To minimize unspecific and side-effects of thiol-alkylating compounds, some studies have combined virtual screening, structural analyses and functional assays to select compounds that fit and bind with high affinity to the catalytic cleft of these proteases. By using this combination, it was shown that the GC-376, a pre-clinical drug against feline infectious peritonitis [Kim et al., 2016], extensively networks hydrogen bonds with an excellent geometric complementarity to the Mpro active site, making the covalent bond between the GC-376 aldehyde bisulfite and Cys145 [Ma et al., 2020] thermodynamically favorable. The less selective compound disulfiram, clinically used as an anti-alcoholism drug, inhibits both Mpro and PLpro by forming a mixed disulfide between the molecule and the catalytic cysteines [Lin et al., 2018; Xu et al., 2020]. This mechanism can be less efficient since the disulfide bond could be undone by host reducing agents. Disulfiram also forms disulfide bonds with the non-catalytic Cys128 in Mpro and Cys271 in PLpro but with slower kinetics [Lin et al., 2018; Xu et al., 2020]. The compound has an additional mechanism of inhibition by the displacement of the Zn2+ from zinc fingers, altering protein stability [Lin et al., 2018]. α,β-unsaturated esters were also demonstrated to inhibit SARS-CoV-2 PLpro. The nucleophilic attack of the catalytic cysteine forms a covalent thioether with the β carbon [Rut et al., 2020]. Of note, Mpro has eleven other cysteines beyond the catalytic Cys145, but their role in protein structure and function are much less studied, leaving plenty of room for investigations in this field.

Host factor immune response: a plethora of redox pathways

In addition to virus-specific pathways involved in infection, a large number of redox processes — of which we provide only a rough overview —regulate the host immune response at essentially every level.

First, viruses can subvert the host redox environment to their advantage during cell invasion and intracellular replication. A remarkable example is the widely prevalent group of large nucleocytoplasmic DNA viruses (including Poxviruses, Iridoviruses, Mimiviruses and several others). These viruses display Erv-type sulfhydril oxidases, in addition to thioredoxins and in some cases glutaredoxin and other dithiol CysXX(X)Cys enzymes, which together can induce oxidative protein folding in the host cell cytosol [Hakim & Fass, 2010]. In line with the proposed ancestral evolutionary role of these viruses, it is possible that their induced redox protein folding may have predated the oxidative protein folding in the eukaryotic endoplasmic reticulum [rev. by Hakim & Fass, 2010]. Whether similar processes occur for other viruses is unknown.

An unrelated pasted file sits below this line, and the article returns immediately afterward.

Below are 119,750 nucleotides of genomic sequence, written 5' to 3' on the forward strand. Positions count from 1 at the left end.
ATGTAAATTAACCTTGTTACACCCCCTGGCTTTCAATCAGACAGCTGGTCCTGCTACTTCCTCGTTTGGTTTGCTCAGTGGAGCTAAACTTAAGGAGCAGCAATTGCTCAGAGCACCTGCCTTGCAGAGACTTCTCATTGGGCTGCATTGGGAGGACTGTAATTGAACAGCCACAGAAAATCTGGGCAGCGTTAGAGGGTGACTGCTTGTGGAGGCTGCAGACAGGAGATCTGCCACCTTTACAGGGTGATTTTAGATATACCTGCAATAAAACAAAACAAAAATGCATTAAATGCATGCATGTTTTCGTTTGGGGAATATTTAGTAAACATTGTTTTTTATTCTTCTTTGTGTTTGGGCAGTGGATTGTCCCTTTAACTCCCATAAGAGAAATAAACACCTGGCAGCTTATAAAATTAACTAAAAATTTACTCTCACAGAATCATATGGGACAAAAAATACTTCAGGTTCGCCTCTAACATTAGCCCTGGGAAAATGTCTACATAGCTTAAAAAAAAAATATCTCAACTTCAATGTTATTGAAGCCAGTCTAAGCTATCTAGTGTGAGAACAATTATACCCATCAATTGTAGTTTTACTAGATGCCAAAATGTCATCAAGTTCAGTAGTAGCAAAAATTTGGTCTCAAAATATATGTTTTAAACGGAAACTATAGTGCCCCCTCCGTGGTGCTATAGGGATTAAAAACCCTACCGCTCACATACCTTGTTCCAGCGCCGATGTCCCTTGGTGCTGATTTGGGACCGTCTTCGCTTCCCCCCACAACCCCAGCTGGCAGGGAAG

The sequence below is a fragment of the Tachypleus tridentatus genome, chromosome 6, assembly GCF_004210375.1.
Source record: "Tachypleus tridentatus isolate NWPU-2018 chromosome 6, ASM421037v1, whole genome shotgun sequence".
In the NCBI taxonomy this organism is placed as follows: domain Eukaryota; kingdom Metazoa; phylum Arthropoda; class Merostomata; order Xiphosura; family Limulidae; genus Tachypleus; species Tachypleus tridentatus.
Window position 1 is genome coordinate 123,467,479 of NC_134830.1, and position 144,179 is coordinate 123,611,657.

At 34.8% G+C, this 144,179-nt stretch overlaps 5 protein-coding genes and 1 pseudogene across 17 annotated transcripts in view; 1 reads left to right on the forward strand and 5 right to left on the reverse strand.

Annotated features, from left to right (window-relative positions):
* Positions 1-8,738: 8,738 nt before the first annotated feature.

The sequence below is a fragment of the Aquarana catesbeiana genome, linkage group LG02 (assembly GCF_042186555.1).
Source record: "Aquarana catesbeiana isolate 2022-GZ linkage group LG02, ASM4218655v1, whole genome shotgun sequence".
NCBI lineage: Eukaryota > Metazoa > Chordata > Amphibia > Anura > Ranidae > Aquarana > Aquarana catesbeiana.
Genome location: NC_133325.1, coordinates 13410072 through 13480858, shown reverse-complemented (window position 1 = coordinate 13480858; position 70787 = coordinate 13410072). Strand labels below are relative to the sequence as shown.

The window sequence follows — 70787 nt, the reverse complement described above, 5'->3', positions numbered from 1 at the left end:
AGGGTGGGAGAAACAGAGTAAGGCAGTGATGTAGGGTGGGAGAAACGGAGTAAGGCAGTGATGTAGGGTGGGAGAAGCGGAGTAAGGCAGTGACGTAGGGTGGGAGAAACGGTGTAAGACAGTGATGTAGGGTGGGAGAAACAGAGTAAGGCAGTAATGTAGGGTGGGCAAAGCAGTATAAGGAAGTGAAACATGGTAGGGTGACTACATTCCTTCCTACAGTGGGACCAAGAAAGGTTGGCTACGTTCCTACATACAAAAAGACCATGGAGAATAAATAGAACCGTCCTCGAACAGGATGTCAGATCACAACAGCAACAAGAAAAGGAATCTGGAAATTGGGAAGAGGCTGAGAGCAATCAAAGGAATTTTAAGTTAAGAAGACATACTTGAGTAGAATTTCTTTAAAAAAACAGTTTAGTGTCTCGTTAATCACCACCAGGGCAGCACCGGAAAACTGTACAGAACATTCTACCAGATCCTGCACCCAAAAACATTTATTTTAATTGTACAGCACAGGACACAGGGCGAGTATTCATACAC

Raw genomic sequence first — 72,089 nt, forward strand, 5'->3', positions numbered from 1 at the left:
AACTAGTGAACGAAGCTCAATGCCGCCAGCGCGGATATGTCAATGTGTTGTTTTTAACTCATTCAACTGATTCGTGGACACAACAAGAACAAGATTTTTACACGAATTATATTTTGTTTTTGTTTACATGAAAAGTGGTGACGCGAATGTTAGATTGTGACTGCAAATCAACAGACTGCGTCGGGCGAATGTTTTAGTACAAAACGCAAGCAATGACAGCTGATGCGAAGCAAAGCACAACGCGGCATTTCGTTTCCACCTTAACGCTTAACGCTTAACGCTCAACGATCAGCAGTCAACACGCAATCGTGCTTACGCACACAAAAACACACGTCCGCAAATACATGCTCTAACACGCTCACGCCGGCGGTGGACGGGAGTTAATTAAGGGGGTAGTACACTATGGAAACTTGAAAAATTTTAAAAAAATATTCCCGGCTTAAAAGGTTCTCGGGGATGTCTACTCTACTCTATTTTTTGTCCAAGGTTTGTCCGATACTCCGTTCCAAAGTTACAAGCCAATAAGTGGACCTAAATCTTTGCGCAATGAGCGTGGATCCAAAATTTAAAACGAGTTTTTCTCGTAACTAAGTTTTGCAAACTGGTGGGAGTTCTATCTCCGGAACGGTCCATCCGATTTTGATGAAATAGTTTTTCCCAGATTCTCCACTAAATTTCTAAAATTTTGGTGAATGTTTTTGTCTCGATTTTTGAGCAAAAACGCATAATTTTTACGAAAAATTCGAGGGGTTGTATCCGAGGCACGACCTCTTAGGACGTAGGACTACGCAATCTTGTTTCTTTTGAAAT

Some noteful redox-dependent events can regulate immune response to virus infection. Extracellular secretion of low molecular weight thiols such as glutathione (GSH) governs effector T cell responses through decreases in surface redox potentials, the so-called "reductive remodeling strategy" of immune regulation [Yan & Banerjee, 2010]. Similarly, secreted Trx [Plugis et al., 2018] or PDIA1 [Curbo et al., 2009] promote, via disulfide reduction, inactivation or impaired receptor binding of the regulatory cytokine IL-4. In general, cell-surface or extracelllular thiol oxidoreductases can reduce specific thiol targets to activate immune responses [rev. by Tanaka et al., 2020]. In addition, redox-sensitive lysosomal cathepsins are proteases required for SARS-CoV-2 entry. The broad cathepsin inhibitor E64D (inhibits cathepsin B, H, L, and calpain) completely blocked SARS-CoV-2 infection into HEK293 expressing ACE2. A 70% decrease in infection was also achieved by isolated inhibition of cathepsin L, but not of cathepsin B [Ou et al., 2020]. Another interesting protein is GILT (gamma-interferon-inducible lysosomal thiol reductase), which (as its name says) is a dithiol Cys-X-X-Cys-containing protein induced in lysosomes by gamma-interferon during viral infection. GILT was shown to restrict the infection by distinct viruses including SARS-CoV. Interestingly, the restrictive effect was dependent on its lysosomal localization triggered by N-glycosylation, which was abrogated by loss in GILT thiol reductase motifs [Chen et al., 2019]. Moreover, in line with roles of cell-surface protein disulfide isomerases in cell entry, PDIA3 from lung epithelial cells exerts a key role in influenza-A infection by assisting the correct redox folding of viral hemaglutinin during its passage through the host endoplasmic reticulum. Inhibition or silencing of PDIA3 significantly diminishes viral burden and lung immunoinflammatory responses in vivo [Chamberlain et al., 2019].